In regard to the proposed amendments to city code (18.06.030 and 18.10.025) pertaining to commercial truck centers, the North Bend city leaders are being short sighted.
Two local, very experienced mountaineers have been lost near Snoqualmie Pass this year: Monty Busby of Maple Valley; and my good friend Doug Walker of Seattle. They were probably doing reasonable hikes with a reasonable expectation of safety, and were well prepared, and yet, nature had other ideas for them.
One way to reduce gun violence is to require universal background checks for all gun sales, to keep them away from known terrorists, felons, and the mentally ill.
My name is Mike Mitchell and I chair the Fire Authority Planning Committee for King County Fire Districts 10 and 38. Fire District 10 serves Carnation and the unincorporated areas of May Valley, Tiger Mountain, Mirrormont, and Preston. Fire District 38 serves the unincorporated areas around North Bend and Snoqualmie.
Representative Jay Rodne recently attempted to defend his defenseless remarks that “Islam is incompatible with Western culture,” Muslims are “barbarians,” and people should “arm themselves.”
I was very offended by a recent email sent by our honorable governor, Jay Inslee, stating “But make no mistake, the NRA and their friends in the gun lobby are a powerful and destructive force.”
The Snoqualmie Valley Boy Scouts staged another successful tree recycling program again this year.
Recent domestic terror events have put gun violence at the forefront of the news. Many of us are fearful. Some people react by adding to their personal arsenals.
My father in law, Frank Krasnowsky, wrote this poem for me as a Christmas gift. I thought it was too special not to share.
We are writing as a community of faith to protest the recent remarks of Representative Jay Rodne about Muslim people. We find his characterization of Muslims as ‘barbarians,” that “Islam is incompatible with western civilization,” and that Americans should arm themselves to be not only inaccurate, but also offensive and threatening.
So the local tribe sues the city of Snoqualmie because they somehow still think they’re owed something? Tribe spokesman Jeffrey Lamb states that “the tribe is trying to protect a business which is a huge and vital part of the local economy.” That’s a far reach; the tribe is self-serving.
The Christmas spirit was alive and well in Snoqualmie Valley, thanks to the hard work and generous donations from citizens, community groups, businesses, schools, stores and churches.
Members of the Muslim Association of Puget Sound and other Muslim groups around the country were horrified by the San Bernardino shooting. They have firmly and repeatedly condemned acts of violence against innocent people.
I am absolutely outraged at all of the improvements the city has done downtown and on the Ridge to playgrounds, to add to the aesthetic quality of downtown and, this is the last straw, to the new blue neon-type light at the police station, when I’ve been urging the city for 11 years, to improve the park on Gravenstein Court.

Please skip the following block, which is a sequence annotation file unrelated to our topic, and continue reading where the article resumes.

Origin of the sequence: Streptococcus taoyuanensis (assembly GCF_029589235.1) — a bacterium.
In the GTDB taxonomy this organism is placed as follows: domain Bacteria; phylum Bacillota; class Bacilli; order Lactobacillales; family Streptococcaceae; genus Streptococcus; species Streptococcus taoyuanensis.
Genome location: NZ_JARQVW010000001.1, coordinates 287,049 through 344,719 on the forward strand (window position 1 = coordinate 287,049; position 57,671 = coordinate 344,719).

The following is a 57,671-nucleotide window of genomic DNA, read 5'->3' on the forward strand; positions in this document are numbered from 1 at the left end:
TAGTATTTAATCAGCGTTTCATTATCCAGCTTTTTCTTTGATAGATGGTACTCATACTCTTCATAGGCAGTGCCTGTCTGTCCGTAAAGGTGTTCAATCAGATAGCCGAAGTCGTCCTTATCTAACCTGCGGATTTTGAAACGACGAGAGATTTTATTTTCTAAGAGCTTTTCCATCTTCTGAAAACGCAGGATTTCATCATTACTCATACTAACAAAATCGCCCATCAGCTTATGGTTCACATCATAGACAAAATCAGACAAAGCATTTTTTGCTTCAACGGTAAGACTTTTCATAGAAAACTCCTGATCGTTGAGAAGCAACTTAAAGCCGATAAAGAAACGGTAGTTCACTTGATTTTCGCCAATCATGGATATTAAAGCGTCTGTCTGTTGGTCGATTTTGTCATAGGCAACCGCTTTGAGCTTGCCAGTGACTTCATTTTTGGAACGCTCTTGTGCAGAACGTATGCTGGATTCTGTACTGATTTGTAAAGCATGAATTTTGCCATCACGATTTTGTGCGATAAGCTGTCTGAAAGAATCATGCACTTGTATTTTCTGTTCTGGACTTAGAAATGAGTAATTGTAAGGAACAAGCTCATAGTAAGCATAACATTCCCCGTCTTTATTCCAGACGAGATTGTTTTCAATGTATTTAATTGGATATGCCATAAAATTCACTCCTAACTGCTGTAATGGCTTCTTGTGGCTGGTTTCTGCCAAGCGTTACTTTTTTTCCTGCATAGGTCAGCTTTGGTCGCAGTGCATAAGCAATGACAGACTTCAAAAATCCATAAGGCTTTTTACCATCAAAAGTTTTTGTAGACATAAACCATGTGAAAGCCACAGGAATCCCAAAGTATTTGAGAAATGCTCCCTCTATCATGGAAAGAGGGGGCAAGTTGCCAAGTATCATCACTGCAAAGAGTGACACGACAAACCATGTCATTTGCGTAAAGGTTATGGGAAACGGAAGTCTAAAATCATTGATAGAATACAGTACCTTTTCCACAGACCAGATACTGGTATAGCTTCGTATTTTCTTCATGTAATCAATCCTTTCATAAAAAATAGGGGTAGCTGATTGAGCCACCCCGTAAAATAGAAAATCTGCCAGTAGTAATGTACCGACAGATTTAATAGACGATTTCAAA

I would like to give a huge thanks for all of those that helped make our Breakfast with Santa a tremendous success. Starting with “Santa” Chuck Smith (helper Dixie), photographer Mary Miller (Pam Whittington and Tina Brandon keeping an eye on her), Joy Lund and her kitchen staff, Mary Barrett jumping in with needed help and Byron Moore cleaning up.
This year was our fifth Thanksgiving dinner at the Ridge Cafe & Deli.
I’ve lived and farmed for more than 25 years just one mile downstream from the former Tall Chief Golf course. In the article about the golf course property that ran (Nov. 18), county personnel stated they could not tell people how to farm. I wouldn’t do that either, but the Tall Chief property was purchased with public tax dollars. In selling the Tall Chief, the county first canvased the community to find out what we wanted to see the Tall Chief used for, establishing specific goals/expectations for the property.
I read the RFP, the Keller proposal, and the scoring, and was perplexed by the decision to sell Tall Chief to the Keller dairy. I wrote proposals for public works projects for many years. It is strange that the county did not require any letters of commitment from the five organic farms referenced in the Keller proposal, as they are major players achieving the scope of work by the dairy.
“Back to the farm” (Nov. 18) reads like a press release. Please check out http://www.savetallchief.com for different views.
The county’s proposed Tall Chief sale is controversial. We, the public, now own this very special property. But soon, it will be closed to the public, trees will be cut down, feed corn will be planted, and three private homes could be built by one of the single largest landowners in the Valley.